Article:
The three types of mixers used in commercial settings each have their own set of unique advantages. Which kind your bakery needs will depend on the volume of dough you produce, the type of products you bake and the size of your work area.
Use this guide to help you choose the right type of mixer when you’re planning your bakery.
1. Horizontal Mixer
This type of mixer has the capability of producing the largest volume of dough in the shortest amount of time. It is configured so that as the dough is mixed, the next batch is continually fed into the machine. The dough also easily exits the machine into a trough for convenient transport after the mixing process is complete.
One of the main drawbacks of a horizontal mixer is its inability to keep the dough temperature low throughout the mixing process. The friction of the dough rubbing against the sides of the bin causes the temperature to rise, which isn’t ideal for some types of yeast doughs.
2. Spiral Mixer
One of the most popular types of mixers, the spiral mixer is used in many different settings due to its flexibility. It mixes dough completely and efficiently and with little friction in a rotating bowl that moves around a spiral-shaped blade.
This option comes in a range of sizes to fit many different target dough outputs. It uses less electrical power than a horizontal unit, delivering on the energy-efficiency front.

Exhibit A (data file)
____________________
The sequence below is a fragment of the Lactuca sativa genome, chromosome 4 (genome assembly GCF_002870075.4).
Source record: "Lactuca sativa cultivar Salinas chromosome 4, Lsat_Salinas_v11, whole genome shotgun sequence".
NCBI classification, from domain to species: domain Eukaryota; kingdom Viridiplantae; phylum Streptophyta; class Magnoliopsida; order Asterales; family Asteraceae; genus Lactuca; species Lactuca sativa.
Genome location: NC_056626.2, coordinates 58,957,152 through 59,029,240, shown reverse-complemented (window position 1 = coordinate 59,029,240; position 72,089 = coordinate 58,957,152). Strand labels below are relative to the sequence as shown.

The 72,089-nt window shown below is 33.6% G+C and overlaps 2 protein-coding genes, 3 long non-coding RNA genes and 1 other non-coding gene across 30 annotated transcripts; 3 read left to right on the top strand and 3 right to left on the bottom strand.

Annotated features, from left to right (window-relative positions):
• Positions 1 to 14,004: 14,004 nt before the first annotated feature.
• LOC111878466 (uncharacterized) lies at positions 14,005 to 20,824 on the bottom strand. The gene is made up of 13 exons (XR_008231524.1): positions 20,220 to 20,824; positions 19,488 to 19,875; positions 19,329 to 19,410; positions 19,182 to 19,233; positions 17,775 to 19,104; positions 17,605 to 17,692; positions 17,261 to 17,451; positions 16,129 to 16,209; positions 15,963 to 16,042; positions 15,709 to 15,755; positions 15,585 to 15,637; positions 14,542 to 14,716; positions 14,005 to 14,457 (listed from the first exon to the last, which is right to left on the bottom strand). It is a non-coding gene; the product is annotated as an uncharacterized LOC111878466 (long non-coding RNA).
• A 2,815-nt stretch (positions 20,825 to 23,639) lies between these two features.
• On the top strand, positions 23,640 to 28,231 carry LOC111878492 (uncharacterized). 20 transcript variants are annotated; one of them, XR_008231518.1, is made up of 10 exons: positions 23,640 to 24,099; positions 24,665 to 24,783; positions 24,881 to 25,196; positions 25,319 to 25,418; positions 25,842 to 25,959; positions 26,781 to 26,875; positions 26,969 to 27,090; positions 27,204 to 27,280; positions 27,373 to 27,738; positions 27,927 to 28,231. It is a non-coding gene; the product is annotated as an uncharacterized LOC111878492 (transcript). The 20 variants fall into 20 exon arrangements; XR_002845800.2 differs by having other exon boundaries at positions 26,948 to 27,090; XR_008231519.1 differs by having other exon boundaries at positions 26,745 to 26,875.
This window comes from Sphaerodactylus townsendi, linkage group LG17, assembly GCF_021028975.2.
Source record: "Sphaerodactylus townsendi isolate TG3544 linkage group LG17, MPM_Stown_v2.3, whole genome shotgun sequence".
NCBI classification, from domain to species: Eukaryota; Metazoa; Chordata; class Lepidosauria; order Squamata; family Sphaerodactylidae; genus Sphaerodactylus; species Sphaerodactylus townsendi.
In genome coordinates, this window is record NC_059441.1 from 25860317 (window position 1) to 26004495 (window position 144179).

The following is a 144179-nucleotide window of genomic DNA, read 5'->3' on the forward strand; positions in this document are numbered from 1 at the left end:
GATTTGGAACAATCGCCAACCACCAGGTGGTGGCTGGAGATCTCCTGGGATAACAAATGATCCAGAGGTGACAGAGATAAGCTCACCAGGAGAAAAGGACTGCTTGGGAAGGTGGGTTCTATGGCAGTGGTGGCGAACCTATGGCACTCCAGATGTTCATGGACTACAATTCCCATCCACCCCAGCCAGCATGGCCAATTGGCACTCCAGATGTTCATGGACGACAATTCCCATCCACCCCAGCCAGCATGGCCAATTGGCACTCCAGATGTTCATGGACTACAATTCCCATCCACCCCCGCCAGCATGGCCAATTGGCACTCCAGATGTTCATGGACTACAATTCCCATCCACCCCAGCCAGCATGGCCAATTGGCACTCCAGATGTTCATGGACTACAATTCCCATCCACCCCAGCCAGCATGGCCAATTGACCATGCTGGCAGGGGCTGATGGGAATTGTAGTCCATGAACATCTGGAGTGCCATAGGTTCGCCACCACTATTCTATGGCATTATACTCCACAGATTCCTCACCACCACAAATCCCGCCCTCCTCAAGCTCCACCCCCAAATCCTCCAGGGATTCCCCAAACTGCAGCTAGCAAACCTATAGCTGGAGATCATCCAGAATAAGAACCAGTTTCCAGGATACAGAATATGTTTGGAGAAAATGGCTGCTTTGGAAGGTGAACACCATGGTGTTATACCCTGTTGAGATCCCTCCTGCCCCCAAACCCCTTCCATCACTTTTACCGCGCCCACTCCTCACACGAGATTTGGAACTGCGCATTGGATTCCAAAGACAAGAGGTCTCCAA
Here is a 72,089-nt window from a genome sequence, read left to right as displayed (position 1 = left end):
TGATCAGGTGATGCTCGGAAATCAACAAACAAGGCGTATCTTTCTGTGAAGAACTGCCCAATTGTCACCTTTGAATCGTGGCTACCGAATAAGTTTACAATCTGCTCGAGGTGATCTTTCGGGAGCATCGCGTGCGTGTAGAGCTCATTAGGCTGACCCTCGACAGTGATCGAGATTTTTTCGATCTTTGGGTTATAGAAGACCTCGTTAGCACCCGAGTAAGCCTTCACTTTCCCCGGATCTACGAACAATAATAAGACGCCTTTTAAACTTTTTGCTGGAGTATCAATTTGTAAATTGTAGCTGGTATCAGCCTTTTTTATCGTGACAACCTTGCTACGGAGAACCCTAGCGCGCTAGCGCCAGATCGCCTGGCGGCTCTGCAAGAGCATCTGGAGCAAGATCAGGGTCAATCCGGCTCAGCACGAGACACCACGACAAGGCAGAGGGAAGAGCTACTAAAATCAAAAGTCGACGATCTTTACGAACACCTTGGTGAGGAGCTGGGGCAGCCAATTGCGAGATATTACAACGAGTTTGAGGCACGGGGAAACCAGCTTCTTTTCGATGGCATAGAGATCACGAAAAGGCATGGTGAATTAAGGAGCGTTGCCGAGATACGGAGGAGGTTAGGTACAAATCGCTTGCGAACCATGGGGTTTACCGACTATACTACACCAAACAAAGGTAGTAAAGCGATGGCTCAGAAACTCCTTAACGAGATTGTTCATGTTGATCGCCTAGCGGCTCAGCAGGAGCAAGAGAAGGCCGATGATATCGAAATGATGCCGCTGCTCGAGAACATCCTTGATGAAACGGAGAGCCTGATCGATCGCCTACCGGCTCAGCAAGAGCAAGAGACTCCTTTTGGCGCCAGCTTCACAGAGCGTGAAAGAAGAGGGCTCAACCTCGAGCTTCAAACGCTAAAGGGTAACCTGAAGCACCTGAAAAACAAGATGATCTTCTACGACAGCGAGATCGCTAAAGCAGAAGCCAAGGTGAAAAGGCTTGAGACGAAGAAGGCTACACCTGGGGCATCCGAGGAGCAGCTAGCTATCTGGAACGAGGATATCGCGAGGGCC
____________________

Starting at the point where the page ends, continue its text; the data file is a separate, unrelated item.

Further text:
3. Planetary Mixer
The planetary mixer is the option most commonly used in home kitchens. The central mixing wand rotates around a stationary bowl. You can change the wand attachment as needed to accommodate your mixing goals.
You can use this type of machine to mix a range of substances too, not just dough. The bowl is easily detached and moved quickly, once mixing is complete. These upright machines are typically smaller, so if you have limited space, the planetary mixer might be the best option for you.
The drawback to using a planetary mixer is that the level of mixing between the top and bottom of the bowl may not be uniform. When using a planetary machine for dough, certain areas of the batch may be underdeveloped.
Which Is Right for You?
Assess your mixing needs before making a final decision. Is speed the most important attribute? Is volume your main goal? Once you identify the critical priorities in your mixing process, you will be able to identify which of the three types of mixers will offer you the best advantages.
Trust Dough Tech to guide you through the selection process and point you to the right quality product for you.